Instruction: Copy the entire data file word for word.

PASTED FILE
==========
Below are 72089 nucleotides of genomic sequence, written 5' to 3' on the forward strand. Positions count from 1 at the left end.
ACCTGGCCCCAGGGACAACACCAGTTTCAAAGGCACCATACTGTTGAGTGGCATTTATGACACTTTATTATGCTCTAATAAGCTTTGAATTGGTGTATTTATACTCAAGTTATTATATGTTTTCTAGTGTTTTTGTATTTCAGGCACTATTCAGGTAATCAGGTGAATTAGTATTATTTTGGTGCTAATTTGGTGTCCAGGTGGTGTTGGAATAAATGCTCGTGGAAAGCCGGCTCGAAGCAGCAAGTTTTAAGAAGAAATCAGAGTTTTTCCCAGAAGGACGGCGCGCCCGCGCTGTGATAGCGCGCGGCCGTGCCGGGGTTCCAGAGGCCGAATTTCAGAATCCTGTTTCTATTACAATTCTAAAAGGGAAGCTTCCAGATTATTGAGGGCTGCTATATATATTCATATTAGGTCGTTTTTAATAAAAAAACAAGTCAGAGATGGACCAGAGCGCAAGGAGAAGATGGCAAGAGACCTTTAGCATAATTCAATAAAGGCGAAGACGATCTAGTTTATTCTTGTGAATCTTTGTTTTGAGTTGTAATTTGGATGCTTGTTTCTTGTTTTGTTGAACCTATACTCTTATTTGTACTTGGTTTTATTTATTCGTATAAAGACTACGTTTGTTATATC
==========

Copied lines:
Below are 72089 nucleotides of genomic sequence, written 5' to 3' on the forward strand. Positions count from 1 at the left end.
ACCTGGCCCCAGGGACAACACCAGTTTCAAAGGCACCATACTGTTGAGTGGCATTTATGACACTTTATTATGCTCTAATAAGCTTTGAATTGGTGTATTTATACTCAAGTTATTATATGTTTTCTAGTGTTTTTGTATTTCAGGCACTATTCAGGTAATCAGGTGAATTAGTATTATTTTGGTGCTAATTTGGTGTCCAGGTGGTGTTGGAATAAATGCTCGTGGAAAGCCGGCTCGAAGCAGCAAGTTTTAAGAAGAAATCAGAGTTTTTCCCAGAAGGACGGCGCGCCCGCGCTGTGATAGCGCGCGGCCGTGCCGGGGTTCCAGAGGCCGAATTTCAGAATCCTGTTTCTATTACAATTCTAAAAGGGAAGCTTCCAGATTATTGAGGGCTGCTATATATATTCATATTAGGTCGTTTTTAATAAAAAAACAAGTCAGAGATGGACCAGAGCGCAAGGAGAAGATGGCAAGAGACCTTTAGCATAATTCAATAAAGGCGAAGACGATCTAGTTTATTCTTGTGAATCTTTGTTTTGAGTTGTAATTTGGATGCTTGTTTCTTGTTTTGTTGAACCTATACTCTTATTTGTACTTGGTTTTATTTATTCGTATAAAGACTACGTTTGTTATATC